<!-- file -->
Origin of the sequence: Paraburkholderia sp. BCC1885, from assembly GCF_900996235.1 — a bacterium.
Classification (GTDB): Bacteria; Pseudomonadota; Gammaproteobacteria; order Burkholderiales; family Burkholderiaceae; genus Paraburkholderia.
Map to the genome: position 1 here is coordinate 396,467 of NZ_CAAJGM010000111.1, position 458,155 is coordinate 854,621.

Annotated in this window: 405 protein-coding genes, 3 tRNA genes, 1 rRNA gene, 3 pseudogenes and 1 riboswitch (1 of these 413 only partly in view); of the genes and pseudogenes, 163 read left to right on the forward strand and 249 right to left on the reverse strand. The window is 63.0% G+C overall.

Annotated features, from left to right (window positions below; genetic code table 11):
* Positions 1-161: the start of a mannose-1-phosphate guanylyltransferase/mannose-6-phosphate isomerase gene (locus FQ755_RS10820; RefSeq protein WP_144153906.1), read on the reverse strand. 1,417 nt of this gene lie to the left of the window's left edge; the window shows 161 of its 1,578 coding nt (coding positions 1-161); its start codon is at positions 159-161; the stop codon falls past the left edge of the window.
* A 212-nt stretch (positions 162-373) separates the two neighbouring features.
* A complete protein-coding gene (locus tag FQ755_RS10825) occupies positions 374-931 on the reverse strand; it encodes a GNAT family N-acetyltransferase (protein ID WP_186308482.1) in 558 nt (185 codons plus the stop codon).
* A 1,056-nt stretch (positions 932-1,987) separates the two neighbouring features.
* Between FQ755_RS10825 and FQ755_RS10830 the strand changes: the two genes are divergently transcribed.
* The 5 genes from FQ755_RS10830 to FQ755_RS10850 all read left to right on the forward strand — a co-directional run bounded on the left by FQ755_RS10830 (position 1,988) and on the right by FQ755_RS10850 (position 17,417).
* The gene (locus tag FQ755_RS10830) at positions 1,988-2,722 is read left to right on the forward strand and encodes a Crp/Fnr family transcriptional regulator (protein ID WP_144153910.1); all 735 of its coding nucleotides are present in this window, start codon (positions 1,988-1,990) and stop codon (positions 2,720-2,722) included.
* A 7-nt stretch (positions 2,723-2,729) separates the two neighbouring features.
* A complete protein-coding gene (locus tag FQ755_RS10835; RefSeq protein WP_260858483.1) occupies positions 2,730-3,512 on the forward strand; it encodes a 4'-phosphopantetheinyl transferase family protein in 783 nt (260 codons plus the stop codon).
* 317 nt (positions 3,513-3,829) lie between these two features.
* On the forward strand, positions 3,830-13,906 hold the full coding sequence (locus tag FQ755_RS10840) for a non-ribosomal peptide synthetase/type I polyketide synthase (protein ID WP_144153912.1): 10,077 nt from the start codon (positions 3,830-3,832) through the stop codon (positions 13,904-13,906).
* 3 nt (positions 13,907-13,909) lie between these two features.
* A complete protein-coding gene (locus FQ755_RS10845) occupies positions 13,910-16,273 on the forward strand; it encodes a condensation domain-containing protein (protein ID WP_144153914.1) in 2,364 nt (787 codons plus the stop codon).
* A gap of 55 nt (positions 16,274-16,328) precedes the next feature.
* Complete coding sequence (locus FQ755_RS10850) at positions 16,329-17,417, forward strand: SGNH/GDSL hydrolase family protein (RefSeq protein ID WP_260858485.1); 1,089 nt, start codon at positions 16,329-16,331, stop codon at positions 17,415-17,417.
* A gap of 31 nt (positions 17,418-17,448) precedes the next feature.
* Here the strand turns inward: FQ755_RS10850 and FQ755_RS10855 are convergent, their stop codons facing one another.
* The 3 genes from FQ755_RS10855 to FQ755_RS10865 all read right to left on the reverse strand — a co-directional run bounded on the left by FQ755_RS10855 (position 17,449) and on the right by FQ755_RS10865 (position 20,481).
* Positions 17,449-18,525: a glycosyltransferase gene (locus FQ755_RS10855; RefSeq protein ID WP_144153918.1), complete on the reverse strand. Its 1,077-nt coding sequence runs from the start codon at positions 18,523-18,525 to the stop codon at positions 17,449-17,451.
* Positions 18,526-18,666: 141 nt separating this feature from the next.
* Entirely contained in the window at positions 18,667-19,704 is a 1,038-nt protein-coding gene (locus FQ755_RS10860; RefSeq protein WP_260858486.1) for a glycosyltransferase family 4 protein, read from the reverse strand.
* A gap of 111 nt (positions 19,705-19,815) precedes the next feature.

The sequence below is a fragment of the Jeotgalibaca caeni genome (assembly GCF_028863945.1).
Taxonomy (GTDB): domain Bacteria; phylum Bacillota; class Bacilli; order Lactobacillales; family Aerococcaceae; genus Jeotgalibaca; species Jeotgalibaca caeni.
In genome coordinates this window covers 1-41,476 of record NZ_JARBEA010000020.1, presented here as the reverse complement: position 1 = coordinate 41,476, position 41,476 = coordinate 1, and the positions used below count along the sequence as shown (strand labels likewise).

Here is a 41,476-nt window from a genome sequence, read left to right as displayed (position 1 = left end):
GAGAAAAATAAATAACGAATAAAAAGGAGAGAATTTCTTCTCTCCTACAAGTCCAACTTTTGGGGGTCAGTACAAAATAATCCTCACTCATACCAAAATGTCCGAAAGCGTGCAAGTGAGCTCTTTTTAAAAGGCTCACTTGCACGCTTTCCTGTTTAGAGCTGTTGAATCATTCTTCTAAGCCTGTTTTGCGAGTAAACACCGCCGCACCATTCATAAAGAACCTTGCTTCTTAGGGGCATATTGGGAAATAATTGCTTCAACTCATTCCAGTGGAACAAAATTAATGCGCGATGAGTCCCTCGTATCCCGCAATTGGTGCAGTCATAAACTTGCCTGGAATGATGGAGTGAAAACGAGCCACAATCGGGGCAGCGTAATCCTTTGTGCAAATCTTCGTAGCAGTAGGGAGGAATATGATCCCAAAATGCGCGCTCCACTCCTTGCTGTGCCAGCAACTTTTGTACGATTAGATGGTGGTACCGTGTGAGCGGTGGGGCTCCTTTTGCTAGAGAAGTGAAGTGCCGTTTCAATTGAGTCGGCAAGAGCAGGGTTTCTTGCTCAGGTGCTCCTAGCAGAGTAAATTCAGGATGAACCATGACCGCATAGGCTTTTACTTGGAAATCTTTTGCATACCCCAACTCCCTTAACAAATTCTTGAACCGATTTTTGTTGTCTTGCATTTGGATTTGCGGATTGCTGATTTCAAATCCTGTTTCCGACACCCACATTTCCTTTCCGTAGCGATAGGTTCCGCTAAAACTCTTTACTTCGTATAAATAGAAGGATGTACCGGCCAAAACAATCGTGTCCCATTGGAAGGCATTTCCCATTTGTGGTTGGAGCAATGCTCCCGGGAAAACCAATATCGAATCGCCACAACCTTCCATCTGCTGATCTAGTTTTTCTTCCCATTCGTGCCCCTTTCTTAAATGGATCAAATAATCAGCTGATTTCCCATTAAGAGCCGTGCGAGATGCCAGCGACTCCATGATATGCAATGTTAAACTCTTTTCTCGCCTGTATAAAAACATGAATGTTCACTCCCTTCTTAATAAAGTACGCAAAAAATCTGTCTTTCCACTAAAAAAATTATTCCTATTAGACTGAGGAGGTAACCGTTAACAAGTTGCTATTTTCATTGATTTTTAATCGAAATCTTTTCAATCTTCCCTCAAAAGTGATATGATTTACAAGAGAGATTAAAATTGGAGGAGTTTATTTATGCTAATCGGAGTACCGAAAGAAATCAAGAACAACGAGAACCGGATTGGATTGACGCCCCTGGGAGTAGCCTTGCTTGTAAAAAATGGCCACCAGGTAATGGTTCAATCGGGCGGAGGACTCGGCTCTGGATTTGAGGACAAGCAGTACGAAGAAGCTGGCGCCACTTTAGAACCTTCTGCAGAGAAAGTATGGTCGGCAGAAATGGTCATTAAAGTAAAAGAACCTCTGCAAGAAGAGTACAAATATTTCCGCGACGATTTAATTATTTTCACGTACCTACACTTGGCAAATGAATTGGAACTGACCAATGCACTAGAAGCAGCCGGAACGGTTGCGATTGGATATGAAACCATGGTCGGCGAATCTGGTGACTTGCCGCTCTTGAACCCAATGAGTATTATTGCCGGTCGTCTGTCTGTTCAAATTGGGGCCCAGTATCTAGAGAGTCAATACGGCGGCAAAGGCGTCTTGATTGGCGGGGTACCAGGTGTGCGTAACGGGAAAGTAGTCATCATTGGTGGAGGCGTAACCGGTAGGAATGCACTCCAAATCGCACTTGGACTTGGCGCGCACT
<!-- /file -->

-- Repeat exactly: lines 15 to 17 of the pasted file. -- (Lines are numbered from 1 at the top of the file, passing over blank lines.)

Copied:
* 317 nt (positions 3,513-3,829) lie between these two features.
* On the forward strand, positions 3,830-13,906 hold the full coding sequence (locus tag FQ755_RS10840) for a non-ribosomal peptide synthetase/type I polyketide synthase (protein ID WP_144153912.1): 10,077 nt from the start codon (positions 3,830-3,832) through the stop codon (positions 13,904-13,906).
* 3 nt (positions 13,907-13,909) lie between these two features.